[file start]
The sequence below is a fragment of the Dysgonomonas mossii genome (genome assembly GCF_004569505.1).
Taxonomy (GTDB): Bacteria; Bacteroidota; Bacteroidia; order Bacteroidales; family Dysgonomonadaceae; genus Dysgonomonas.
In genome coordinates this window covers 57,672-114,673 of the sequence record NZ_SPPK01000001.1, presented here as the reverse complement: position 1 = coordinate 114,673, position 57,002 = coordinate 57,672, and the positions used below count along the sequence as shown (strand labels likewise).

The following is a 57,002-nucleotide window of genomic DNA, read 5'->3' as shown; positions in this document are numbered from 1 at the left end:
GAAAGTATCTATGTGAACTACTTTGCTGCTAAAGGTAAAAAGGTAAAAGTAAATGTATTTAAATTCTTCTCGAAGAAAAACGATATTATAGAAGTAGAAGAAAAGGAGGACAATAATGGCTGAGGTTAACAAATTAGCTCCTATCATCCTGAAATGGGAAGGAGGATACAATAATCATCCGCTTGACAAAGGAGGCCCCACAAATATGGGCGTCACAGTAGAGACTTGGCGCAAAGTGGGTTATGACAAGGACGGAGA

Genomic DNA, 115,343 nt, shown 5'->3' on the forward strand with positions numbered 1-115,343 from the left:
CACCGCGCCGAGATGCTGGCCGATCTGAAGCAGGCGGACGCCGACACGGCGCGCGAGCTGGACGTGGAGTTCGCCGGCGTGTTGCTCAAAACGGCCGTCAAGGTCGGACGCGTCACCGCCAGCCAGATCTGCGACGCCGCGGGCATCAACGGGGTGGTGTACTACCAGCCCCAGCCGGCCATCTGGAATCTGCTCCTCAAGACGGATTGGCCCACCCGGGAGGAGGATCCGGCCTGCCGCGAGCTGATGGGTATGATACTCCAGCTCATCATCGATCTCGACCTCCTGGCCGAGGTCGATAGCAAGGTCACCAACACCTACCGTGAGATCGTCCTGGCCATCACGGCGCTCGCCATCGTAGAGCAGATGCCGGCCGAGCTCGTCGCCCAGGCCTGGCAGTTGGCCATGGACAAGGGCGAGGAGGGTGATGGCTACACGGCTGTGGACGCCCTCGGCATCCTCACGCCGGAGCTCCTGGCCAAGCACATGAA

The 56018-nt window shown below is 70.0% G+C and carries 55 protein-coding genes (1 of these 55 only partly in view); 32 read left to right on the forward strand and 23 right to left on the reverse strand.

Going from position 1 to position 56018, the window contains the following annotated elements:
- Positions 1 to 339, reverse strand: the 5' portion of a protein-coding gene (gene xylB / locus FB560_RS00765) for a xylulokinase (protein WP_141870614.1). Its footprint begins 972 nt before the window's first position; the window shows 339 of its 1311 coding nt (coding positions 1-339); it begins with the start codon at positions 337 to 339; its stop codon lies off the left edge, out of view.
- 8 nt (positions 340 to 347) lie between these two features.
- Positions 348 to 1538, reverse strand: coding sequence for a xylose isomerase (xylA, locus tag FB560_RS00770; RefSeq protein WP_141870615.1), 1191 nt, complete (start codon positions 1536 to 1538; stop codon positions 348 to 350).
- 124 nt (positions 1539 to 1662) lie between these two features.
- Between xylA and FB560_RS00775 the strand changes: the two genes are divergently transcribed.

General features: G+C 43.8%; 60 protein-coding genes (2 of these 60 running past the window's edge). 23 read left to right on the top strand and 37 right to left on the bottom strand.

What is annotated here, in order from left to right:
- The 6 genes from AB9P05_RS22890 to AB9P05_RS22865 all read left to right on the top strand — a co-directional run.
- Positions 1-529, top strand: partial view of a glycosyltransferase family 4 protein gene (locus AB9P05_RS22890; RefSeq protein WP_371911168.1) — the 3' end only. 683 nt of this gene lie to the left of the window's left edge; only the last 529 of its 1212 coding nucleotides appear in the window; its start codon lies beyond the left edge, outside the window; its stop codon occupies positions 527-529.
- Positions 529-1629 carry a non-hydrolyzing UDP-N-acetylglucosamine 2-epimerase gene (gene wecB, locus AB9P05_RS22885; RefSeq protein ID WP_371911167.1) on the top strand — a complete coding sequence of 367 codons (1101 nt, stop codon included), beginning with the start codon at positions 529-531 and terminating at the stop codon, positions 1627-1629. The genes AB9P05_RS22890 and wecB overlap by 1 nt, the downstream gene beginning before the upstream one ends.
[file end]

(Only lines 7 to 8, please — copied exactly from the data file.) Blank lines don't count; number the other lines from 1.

CACCGCGCCGAGATGCTGGCCGATCTGAAGCAGGCGGACGCCGACACGGCGCGCGAGCTGGACGTGGAGTTCGCCGGCGTGTTGCTCAAAACGGCCGTCAAGGTCGGACGCGTCACCGCCAGCCAGATCTGCGACGCCGCGGGCATCAACGGGGTGGTGTACTACCAGCCCCAGCCGGCCATCTGGAATCTGCTCCTCAAGACGGATTGGCCCACCCGGGAGGAGGATCCGGCCTGCCGCGAGCTGATGGGTATGATACTCCAGCTCATCATCGATCTCGACCTCCTGGCCGAGGTCGATAGCAAGGTCACCAACACCTACCGTGAGATCGTCCTGGCCATCACGGCGCTCGCCATCGTAGAGCAGATGCCGGCCGAGCTCGTCGCCCAGGCCTGGCAGTTGGCCATGGACAAGGGCGAGGAGGGTGATGGCTACACGGCTGTGGACGCCCTCGGCATCCTCACGCCGGAGCTCCTGGCCAAGCACATGAA

The 56018-nt window shown below is 70.0% G+C and carries 55 protein-coding genes (1 of these 55 only partly in view); 32 read left to right on the forward strand and 23 right to left on the reverse strand.